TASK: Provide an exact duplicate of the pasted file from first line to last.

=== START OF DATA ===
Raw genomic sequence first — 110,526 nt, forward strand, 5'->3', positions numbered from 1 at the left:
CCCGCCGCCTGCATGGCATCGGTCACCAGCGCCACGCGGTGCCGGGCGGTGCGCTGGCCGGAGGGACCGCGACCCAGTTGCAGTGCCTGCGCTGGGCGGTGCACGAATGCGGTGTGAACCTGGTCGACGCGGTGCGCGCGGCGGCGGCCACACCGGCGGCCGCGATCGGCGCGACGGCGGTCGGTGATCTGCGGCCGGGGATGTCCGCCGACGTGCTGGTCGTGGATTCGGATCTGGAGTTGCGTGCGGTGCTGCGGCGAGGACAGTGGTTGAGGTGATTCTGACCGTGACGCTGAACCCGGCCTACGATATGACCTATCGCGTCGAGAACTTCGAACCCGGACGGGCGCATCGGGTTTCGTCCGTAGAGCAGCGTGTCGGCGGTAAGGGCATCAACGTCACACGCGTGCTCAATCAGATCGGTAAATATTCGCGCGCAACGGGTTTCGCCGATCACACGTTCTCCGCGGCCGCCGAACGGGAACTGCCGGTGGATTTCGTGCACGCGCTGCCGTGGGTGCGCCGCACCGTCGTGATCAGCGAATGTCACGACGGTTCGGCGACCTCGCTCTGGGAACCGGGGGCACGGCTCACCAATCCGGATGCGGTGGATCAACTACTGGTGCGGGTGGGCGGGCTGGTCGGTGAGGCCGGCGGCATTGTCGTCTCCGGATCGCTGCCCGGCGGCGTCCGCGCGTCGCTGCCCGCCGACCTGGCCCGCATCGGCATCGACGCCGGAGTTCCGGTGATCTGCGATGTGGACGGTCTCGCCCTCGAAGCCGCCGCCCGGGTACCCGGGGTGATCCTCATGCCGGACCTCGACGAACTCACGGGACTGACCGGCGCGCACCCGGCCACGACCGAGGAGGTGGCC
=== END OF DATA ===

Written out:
Raw genomic sequence first — 110,526 nt, forward strand, 5'->3', positions numbered from 1 at the left:
CCCGCCGCCTGCATGGCATCGGTCACCAGCGCCACGCGGTGCCGGGCGGTGCGCTGGCCGGAGGGACCGCGACCCAGTTGCAGTGCCTGCGCTGGGCGGTGCACGAATGCGGTGTGAACCTGGTCGACGCGGTGCGCGCGGCGGCGGCCACACCGGCGGCCGCGATCGGCGCGACGGCGGTCGGTGATCTGCGGCCGGGGATGTCCGCCGACGTGCTGGTCGTGGATTCGGATCTGGAGTTGCGTGCGGTGCTGCGGCGAGGACAGTGGTTGAGGTGATTCTGACCGTGACGCTGAACCCGGCCTACGATATGACCTATCGCGTCGAGAACTTCGAACCCGGACGGGCGCATCGGGTTTCGTCCGTAGAGCAGCGTGTCGGCGGTAAGGGCATCAACGTCACACGCGTGCTCAATCAGATCGGTAAATATTCGCGCGCAACGGGTTTCGCCGATCACACGTTCTCCGCGGCCGCCGAACGGGAACTGCCGGTGGATTTCGTGCACGCGCTGCCGTGGGTGCGCCGCACCGTCGTGATCAGCGAATGTCACGACGGTTCGGCGACCTCGCTCTGGGAACCGGGGGCACGGCTCACCAATCCGGATGCGGTGGATCAACTACTGGTGCGGGTGGGCGGGCTGGTCGGTGAGGCCGGCGGCATTGTCGTCTCCGGATCGCTGCCCGGCGGCGTCCGCGCGTCGCTGCCCGCCGACCTGGCCCGCATCGGCATCGACGCCGGAGTTCCGGTGATCTGCGATGTGGACGGTCTCGCCCTCGAAGCCGCCGCCCGGGTACCCGGGGTGATCCTCATGCCGGACCTCGACGAACTCACGGGACTGACCGGCGCGCACCCGGCCACGACCGAGGAGGTGGCC